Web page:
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Who is the Grayson County Child Welfare Board?


Who is the Grayson County Welfare Board?

The Grayson County Welfare Board (GCCWB) liaisons with professionals who work in foster care and protection, established itself in 1943. We are a 501(c)(3) organization committed to the protection, care, and support of local foster children.


This blog is an introduction blog to the GCCWB’s plans for a twice-monthly blog beginning now. The GCCWB’s vision is to cultivate a community that reveres and wraps support around foster families so that every child in foster care receives a strong, loving, and capable home where powerful healing can take place.

The GCCWB works with the Texas Department of Family and Protective Services (DFPS) to assist with and ensure the protection and care of the abused and neglected children in Grayson County. Texas has many county child welfare boards under the umbrella of the Texas Council of Child Welfare Boards (TCCWB).

The Texas Council of Child Welfare Boards was established in 1978, much later than the GCCWB. These county welfare boards in Texas cover 74% of Texas’ 254 counties. The TCCWB’s 501(c)(3) nonprofit organization is led by a board of directors representing 11 regional councils and over 190 county child welfare boards. The GCCWB is powered 100% by volunteers.


What Does the Grayson County Child Welfare Board Do?

On the grassroots level, the GCCWB supports part of its mission by paying for and providing clothing allowances, extracurricular activities, Christmas presents, and much, much more for children in Grayson County foster care. The GCCWB Board of Directors are all volunteers.

The GCCWB recruits, educates, and supports foster families who are taking in neglected and abused children, sometimes with little notice. These families are also working on the grassroots level dealing with the everyday needs of traumatized children who have never met the foster care families.

The GCCWB considers itself to be part of the village where neglected and abused children can learn to trust, because they are both part of the village. The GCCWB works diligently in the village of the DFPS and the Grayson County community through collaboration and connection, and can help with adoption. The GCCWB administers the funds donated to the board for the financial support of foster care children and provides support for the staff of Grayson County Child Protective Services.

The TCCWB and the GCCWB make their resources available to the DFPS, foster families, and foster children for every process and challenge that prevents itself when a child is removed from its home. DFPS staff is historically overwhelmed. Their salaries are low, and their plates are full. These professions prove emotionally draining. The main goal, no matter the mountains these different agencies have to climb, is to ensure that foster children mature into compassionate, well-rounded, and capable adults.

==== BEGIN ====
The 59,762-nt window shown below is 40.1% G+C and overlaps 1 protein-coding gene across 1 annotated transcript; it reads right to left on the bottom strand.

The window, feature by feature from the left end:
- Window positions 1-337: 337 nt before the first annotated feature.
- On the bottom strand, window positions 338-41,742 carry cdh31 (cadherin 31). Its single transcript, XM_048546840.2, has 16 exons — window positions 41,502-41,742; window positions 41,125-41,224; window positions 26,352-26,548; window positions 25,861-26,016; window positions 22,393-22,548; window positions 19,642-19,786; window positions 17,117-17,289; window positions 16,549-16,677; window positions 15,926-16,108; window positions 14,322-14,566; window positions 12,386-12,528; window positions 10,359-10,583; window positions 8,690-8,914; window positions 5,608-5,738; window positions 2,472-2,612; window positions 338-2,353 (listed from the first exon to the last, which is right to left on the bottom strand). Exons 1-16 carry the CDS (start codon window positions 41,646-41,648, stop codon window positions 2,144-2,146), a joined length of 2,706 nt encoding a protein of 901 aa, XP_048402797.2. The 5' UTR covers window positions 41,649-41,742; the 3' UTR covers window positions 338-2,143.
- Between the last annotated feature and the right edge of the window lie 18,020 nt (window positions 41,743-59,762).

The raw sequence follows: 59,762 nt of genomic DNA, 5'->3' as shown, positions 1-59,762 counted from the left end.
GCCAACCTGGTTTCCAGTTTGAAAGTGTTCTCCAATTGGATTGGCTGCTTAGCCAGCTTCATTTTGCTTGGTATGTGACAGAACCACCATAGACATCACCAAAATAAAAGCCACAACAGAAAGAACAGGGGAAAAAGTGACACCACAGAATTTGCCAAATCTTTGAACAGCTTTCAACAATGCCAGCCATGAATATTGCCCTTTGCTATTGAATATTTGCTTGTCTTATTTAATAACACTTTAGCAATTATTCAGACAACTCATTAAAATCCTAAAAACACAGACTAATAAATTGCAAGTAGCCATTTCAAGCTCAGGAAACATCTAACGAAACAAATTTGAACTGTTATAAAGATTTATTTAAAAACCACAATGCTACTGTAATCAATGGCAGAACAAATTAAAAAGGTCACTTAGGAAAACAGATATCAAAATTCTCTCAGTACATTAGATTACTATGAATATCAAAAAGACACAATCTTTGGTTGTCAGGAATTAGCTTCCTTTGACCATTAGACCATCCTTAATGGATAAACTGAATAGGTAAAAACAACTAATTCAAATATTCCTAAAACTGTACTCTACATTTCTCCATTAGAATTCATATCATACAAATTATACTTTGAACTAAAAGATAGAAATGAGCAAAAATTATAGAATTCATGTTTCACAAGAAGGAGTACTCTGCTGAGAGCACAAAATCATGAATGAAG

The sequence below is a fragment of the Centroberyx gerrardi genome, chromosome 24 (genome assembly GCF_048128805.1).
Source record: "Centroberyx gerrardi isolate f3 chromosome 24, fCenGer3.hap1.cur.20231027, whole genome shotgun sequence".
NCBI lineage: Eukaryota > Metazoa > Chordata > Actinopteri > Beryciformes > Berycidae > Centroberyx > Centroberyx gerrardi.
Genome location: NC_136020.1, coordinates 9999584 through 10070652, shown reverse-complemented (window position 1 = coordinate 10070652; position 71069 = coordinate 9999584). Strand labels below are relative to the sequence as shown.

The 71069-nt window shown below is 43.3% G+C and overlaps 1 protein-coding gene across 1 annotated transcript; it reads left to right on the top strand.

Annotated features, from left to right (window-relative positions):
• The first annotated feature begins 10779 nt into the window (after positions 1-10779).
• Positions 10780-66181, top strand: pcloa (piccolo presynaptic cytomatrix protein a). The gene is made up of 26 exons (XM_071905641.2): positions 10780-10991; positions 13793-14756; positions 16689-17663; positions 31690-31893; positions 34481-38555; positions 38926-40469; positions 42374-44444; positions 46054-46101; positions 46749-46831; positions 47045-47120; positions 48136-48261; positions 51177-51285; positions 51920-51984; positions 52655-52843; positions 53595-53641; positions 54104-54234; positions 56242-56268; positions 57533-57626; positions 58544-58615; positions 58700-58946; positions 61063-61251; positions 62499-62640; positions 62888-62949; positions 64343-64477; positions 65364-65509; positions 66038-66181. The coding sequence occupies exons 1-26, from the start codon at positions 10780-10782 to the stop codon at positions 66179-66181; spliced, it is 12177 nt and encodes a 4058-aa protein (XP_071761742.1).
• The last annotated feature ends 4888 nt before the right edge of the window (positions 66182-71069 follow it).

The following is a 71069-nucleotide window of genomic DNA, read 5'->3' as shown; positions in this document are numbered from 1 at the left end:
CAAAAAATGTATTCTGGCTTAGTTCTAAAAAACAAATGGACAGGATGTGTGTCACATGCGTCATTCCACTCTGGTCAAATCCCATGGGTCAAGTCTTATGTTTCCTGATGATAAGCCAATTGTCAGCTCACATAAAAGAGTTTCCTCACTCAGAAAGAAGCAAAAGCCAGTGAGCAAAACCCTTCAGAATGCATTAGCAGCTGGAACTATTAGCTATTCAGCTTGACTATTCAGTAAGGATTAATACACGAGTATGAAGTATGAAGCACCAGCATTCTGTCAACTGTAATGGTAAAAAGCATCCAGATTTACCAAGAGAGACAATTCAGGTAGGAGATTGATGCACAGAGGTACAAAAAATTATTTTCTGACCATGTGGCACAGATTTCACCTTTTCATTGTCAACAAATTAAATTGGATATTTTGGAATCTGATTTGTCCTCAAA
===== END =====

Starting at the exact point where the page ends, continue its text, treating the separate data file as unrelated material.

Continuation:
How Does a Child End up in Foster Care in Texas?

When children have been abused or neglected or are at risk of abuse or neglect, a judge may decide to put them in foster care to protect them. Special laws apply to Native American children. CPS staff perform the in-home investigations when they receive a child abuse or neglect complaint.

CPS may request a court order to remove children from their homes if it believes parents have been abused or neglected or children are at risk of future abuses or neglect and they need to be removed for their protection. If a judge decides a child needs to be removed, the child may go into foster care.

That process can lead to a litany of legal battles between the parents or guardians of the child and the State of Texas. There are cases where children are removed from its home without a court order, and an emergency hearing is scheduled. The regular legal procedures go on for a year. To begin with, usually CPS asks a judge for a court order before removing a child from a home when there's significant risk of abuse or neglect but the current circumstances are not an emergency in a non-emergency hearings/show cause hearing.

Once a child is removed and goes into foster or kinship care, the process begins with an adversary hearing where the court holds an adversary hearing within 14 days of removal. If the judge does not return a child to its parents, he or she may decide to place the child with a relative or close family friend if they are appropriate, available, and willing to help. Otherwise, the child will stay in foster care.


The adversary hearing is the parent’s chance to present their view of what happened and how the child can be protected in the future. Next comes status hearings in 60 days, permanency court reviews in about five months where CPS reports parent’s progress, and a court resolution in 12 months where the court will either return the child to the parent or give permanent custody to a relative, a close family friend, or to CPS.